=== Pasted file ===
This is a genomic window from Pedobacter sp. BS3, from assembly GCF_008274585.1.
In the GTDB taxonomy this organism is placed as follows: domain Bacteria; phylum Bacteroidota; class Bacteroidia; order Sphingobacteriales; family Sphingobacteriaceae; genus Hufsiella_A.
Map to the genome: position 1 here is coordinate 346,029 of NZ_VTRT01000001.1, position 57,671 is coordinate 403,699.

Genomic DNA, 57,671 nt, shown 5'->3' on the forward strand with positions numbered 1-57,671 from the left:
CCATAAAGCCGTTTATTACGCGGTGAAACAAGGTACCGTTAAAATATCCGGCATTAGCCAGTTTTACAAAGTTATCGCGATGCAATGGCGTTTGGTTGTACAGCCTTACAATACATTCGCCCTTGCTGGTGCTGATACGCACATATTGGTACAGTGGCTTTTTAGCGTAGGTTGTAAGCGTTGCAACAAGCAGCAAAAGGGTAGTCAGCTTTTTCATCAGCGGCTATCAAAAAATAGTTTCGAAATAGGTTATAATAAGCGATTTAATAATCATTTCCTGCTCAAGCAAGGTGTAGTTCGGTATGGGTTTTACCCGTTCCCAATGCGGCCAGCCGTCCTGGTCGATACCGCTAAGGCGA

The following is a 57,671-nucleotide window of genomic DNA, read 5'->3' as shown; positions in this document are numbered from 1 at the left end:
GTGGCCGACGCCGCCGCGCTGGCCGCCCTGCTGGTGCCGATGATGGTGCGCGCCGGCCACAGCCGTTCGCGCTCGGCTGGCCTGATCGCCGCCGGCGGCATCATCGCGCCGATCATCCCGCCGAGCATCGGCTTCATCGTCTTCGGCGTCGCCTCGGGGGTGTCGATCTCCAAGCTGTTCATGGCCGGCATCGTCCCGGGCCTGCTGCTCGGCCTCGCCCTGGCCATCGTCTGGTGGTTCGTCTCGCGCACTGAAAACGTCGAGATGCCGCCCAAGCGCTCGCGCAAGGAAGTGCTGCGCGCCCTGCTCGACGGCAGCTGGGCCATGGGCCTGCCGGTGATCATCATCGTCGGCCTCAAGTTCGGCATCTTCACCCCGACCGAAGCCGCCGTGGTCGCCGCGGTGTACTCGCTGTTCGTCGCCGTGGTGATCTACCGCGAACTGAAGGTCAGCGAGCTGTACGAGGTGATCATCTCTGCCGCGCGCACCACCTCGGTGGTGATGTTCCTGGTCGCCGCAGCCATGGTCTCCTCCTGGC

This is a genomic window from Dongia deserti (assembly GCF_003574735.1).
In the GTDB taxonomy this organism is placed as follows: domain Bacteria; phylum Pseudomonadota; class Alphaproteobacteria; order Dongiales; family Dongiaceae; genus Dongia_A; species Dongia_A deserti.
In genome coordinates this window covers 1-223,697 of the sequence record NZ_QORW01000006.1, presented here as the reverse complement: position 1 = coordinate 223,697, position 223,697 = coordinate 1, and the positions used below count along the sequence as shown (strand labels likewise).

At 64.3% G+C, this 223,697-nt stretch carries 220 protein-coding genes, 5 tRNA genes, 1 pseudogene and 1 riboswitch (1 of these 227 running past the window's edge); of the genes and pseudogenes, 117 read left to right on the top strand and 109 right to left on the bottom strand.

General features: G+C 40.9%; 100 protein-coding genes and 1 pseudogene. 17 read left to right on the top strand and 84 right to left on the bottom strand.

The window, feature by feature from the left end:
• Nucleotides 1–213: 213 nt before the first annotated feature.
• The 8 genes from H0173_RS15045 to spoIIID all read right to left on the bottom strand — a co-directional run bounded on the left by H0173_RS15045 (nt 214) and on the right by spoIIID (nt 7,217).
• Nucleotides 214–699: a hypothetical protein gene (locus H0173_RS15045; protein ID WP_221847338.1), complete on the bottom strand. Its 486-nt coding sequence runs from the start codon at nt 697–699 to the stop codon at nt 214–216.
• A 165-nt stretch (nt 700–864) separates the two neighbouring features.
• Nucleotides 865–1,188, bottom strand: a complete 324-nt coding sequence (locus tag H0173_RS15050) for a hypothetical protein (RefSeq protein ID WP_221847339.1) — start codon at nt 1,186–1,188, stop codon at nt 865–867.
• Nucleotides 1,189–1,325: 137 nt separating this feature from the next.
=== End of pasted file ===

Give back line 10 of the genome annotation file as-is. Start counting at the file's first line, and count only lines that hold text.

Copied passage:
In genome coordinates this window covers 1-223,697 of the sequence record NZ_QORW01000006.1, presented here as the reverse complement: position 1 = coordinate 223,697, position 223,697 = coordinate 1, and the positions used below count along the sequence as shown (strand labels likewise).